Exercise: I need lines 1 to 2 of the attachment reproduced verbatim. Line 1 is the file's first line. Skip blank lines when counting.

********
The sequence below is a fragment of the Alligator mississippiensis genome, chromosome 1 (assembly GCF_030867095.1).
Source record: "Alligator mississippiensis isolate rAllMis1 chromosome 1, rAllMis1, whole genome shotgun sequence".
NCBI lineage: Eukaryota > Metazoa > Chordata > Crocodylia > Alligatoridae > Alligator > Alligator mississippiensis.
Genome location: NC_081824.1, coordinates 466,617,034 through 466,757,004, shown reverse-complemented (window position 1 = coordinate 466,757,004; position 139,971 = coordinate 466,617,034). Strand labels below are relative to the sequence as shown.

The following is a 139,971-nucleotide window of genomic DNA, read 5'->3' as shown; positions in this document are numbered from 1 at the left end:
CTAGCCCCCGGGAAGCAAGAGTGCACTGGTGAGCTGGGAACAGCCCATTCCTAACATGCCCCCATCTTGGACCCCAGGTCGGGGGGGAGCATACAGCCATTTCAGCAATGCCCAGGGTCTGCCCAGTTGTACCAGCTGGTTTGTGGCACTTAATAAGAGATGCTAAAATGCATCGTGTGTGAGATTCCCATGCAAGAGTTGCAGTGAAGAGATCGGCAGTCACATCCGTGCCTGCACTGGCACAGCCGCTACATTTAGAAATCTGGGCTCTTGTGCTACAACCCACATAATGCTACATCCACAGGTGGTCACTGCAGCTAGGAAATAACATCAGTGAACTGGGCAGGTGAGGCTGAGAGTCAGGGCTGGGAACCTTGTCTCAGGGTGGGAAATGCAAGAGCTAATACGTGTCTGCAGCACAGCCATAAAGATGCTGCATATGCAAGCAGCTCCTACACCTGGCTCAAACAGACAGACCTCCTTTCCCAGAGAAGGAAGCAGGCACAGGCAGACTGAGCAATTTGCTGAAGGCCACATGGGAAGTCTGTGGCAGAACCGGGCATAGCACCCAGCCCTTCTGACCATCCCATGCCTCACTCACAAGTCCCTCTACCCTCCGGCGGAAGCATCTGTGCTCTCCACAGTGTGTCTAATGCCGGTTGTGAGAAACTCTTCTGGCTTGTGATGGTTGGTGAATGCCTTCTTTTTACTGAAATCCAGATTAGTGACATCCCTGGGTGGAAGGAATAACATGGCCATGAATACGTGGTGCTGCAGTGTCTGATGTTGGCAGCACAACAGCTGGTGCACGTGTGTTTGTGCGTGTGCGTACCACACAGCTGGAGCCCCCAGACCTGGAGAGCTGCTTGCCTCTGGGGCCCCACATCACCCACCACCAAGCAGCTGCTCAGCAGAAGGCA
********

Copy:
The sequence below is a fragment of the Alligator mississippiensis genome, chromosome 1 (assembly GCF_030867095.1).
Source record: "Alligator mississippiensis isolate rAllMis1 chromosome 1, rAllMis1, whole genome shotgun sequence".